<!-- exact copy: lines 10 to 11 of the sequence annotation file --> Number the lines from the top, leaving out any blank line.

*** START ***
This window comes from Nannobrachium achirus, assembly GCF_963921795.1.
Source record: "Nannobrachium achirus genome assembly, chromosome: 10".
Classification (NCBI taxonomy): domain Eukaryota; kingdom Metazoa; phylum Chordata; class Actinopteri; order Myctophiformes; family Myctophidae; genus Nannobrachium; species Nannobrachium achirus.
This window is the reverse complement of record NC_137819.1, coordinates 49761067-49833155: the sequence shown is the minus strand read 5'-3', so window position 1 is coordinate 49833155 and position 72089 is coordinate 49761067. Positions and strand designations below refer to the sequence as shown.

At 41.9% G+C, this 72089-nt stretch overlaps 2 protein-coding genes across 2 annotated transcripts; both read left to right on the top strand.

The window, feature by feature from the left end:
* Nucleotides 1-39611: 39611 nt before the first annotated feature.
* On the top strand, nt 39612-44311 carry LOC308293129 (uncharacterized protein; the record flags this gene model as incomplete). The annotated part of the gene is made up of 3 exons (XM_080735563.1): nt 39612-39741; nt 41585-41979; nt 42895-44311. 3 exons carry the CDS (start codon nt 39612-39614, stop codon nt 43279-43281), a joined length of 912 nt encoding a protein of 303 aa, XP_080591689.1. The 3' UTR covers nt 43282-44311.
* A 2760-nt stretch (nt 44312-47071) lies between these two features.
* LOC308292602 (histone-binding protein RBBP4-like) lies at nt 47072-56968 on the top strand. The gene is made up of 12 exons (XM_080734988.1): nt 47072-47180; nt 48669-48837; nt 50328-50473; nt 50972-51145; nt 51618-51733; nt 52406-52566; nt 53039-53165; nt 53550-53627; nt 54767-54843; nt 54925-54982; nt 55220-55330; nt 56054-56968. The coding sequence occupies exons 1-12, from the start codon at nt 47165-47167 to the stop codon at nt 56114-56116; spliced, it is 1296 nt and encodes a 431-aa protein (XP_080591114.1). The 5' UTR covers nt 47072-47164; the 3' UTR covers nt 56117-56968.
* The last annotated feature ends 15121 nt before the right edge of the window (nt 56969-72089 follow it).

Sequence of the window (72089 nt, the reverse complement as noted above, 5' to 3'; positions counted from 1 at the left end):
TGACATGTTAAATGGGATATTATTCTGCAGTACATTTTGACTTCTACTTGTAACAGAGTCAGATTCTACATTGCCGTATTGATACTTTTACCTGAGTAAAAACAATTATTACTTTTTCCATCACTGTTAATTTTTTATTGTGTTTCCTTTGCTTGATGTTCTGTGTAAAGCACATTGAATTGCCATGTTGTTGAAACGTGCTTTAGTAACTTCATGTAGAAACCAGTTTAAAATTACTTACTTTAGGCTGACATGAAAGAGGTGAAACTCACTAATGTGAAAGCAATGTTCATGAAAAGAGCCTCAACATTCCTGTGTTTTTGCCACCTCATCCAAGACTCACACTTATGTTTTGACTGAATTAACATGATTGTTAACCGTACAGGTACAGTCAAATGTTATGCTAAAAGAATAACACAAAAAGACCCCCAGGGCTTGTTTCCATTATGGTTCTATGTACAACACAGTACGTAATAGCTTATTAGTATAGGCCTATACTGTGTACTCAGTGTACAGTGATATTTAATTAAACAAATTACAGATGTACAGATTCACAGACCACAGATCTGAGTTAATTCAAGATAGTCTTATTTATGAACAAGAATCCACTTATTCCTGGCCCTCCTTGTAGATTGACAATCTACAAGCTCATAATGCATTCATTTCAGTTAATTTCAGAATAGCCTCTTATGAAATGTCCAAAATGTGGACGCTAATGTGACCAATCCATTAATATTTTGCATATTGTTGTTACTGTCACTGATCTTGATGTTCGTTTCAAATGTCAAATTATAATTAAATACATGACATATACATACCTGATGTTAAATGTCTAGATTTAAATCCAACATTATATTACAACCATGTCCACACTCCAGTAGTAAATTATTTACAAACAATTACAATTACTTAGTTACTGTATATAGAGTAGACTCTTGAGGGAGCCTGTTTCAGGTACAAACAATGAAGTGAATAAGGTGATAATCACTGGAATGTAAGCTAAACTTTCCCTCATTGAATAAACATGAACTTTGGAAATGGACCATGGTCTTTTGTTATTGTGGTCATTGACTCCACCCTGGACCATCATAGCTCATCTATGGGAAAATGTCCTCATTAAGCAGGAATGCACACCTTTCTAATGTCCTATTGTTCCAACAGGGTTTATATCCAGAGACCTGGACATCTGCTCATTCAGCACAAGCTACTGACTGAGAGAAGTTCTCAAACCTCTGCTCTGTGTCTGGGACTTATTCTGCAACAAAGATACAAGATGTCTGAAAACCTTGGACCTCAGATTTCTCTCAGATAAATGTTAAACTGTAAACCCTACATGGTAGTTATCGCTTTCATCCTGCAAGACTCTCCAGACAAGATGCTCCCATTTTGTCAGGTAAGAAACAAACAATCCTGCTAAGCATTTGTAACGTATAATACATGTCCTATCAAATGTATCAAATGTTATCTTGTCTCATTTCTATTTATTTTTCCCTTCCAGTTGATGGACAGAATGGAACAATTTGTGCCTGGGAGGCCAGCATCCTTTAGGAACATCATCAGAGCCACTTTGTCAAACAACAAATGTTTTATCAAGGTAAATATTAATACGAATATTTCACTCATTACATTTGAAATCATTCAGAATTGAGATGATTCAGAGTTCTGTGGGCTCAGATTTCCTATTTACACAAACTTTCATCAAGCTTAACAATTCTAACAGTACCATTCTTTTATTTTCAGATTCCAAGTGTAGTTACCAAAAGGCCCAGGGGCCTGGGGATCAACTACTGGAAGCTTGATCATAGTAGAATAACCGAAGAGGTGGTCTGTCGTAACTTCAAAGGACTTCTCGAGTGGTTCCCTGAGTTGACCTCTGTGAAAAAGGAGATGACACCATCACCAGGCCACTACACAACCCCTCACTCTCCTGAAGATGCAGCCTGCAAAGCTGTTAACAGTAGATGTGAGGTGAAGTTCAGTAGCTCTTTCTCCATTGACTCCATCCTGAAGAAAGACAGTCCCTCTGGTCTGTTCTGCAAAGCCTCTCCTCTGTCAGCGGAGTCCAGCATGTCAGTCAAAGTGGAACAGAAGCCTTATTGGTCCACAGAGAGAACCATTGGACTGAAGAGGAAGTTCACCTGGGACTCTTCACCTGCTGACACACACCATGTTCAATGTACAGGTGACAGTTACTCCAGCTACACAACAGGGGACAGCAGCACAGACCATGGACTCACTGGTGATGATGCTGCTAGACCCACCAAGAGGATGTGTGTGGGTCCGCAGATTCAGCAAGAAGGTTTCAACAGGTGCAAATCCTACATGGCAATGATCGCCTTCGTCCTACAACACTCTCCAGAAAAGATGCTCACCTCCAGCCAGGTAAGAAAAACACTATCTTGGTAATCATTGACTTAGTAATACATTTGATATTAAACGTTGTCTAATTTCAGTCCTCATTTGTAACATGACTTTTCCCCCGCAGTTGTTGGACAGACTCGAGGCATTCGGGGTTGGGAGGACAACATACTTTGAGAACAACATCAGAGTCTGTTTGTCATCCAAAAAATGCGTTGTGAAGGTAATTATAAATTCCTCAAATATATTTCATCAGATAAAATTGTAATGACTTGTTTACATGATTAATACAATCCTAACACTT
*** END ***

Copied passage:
* LOC308292602 (histone-binding protein RBBP4-like) lies at nt 47072-56968 on the top strand. The gene is made up of 12 exons (XM_080734988.1): nt 47072-47180; nt 48669-48837; nt 50328-50473; nt 50972-51145; nt 51618-51733; nt 52406-52566; nt 53039-53165; nt 53550-53627; nt 54767-54843; nt 54925-54982; nt 55220-55330; nt 56054-56968. The coding sequence occupies exons 1-12, from the start codon at nt 47165-47167 to the stop codon at nt 56114-56116; spliced, it is 1296 nt and encodes a 431-aa protein (XP_080591114.1). The 5' UTR covers nt 47072-47164; the 3' UTR covers nt 56117-56968.
* The last annotated feature ends 15121 nt before the right edge of the window (nt 56969-72089 follow it).